When truckers move under a bearing too low for the height of their big-rigs, bridge strikes happen.
Because it has been a prevalent issue in the state of Illinois, the Illinois Department of Transportation is pushing forward two potential pilot initiatives–both of which would aim to lower the number of large truck bridge strikes.
“Hit the road, not a bridge!” said IDOT recently in a tweet. “The average bridge strike costs $400,000 to fix? They also can cause backups, detours, and all sorts of safety issues. Truckers, please measure freight sizes, get your permits, and stay on the correct route.”
Because many drivers will watch navigation information on their cellphones or on printed route directions, IDOT is proposing a program dubbed “audible turn-by-turn navigation.” This initiative would allow IDOT to offer route information electronically through a cloud-based application for drivers to audibly hear all their navigation details without having to look at a document or a mobile device.
The GIS data providers that are working on this technology have said it is nearly ready for release. Presently, they are working on some platform format problems and will soon allow IDOT to test the system. If it is found to be acceptable, a select number of fleets will be able to test the technology and compare it to other methods of navigation. The system will be fully adopted by the industry if IDOT finds no problems with its implementation.
The second pilot program is the HawkScan oversize vehicle measurement system, an initiative that will use sensors and cameras to digitally measure freight loads off of Interstate 70 at the westbound Maryville weigh station. The data collected from these scans can measure and classify trucks during normal traffic congestion conditions and can also verify a truck’s permit information.
This particular weigh station in southwest Illinois has processed more than 48,100 trucks in Illinois so far in 2021, and expects to process around 200,000 by the end of the year. The oversize vehicle measurement system has already been set up temporarily at this location.
“If all is accurate on the permit with the information gathered, the driver will be allowed to continue on without stopping,” said Geno Koehler, IDOT Permit Unit Chief. “Both projects are very exciting, and many people in the [oversize and overweight] industry are looking forward to their success.”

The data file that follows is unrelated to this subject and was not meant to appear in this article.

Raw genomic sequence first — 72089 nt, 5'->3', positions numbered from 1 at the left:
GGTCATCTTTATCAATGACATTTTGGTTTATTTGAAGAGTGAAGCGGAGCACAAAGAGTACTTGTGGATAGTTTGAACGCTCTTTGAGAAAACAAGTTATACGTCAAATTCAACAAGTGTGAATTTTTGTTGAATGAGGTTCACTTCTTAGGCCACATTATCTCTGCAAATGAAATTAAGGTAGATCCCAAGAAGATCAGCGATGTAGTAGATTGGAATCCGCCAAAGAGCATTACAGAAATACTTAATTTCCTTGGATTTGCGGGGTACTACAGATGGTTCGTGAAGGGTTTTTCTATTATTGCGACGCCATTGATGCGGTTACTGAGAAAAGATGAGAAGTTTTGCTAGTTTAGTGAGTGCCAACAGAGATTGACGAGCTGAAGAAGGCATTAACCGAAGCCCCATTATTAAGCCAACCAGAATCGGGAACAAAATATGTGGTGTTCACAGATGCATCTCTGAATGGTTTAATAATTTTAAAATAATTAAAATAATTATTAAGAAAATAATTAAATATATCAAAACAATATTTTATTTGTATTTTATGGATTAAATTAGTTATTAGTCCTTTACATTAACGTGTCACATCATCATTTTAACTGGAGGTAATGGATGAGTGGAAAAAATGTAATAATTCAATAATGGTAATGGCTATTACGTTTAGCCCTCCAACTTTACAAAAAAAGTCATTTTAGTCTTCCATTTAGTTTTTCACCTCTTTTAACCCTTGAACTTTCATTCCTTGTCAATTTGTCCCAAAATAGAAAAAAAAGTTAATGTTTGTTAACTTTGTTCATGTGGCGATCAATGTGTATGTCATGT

Because many agricultural shipments are hauled through Illinois, some truck drivers may not be aware that they are driving on a route including a bridge with a lower clearance than they might expect, explained Matt Hart, Executive Director for the Illinois Trucking Association. This is a major issue because agricultural equipment hauling is vital to the state of Illinois (and because the state’s top exports include animal feed and cereal grains, according to IDOT’s Illinois State Freight Plan).
Because these drivers are often not aware of low-clearance bridges, IDOT’s District 5 has had nine bridge strikes in the last year and a half, with each hit costing between $25,000 and $3 million to repair. On average, oversize load bridge strikes–either by farm equipment or large trucks–cost around $400,000 on average in repairs. When these accidents occur, they often lead to closures, road safety problems, detours, and traffic congestion.
Additionally, especially in the Chicago metro area, Hart noted that towing companies are especially costly for a truck that gets itself stuck under a bridge–with these bills coming out to around $100,000 per incident.
“It’s pretty disheartening when you have a truck that hits one of these bridges and [the driver is] already upset enough, but then you have tow companies that are taking advantage of that situation and are strapping these trucking companies with tens of thousands of dollars in towing fees just to get the vehicle out of that low-clearance bridge,” said Hart. “They know that out-of-state trucks are likely to hit those bridges because they’re not familiar with the area. After safety, this also becomes an economic issue.”
IDOT has released recommendations regarding how to prevent these accidents, with detailed steps including the need to stay on authorized routes, obtain proper permits, and measure freight loads well in advance. Drivers of permitted loads should also remember to only take the routes IDOT recommends.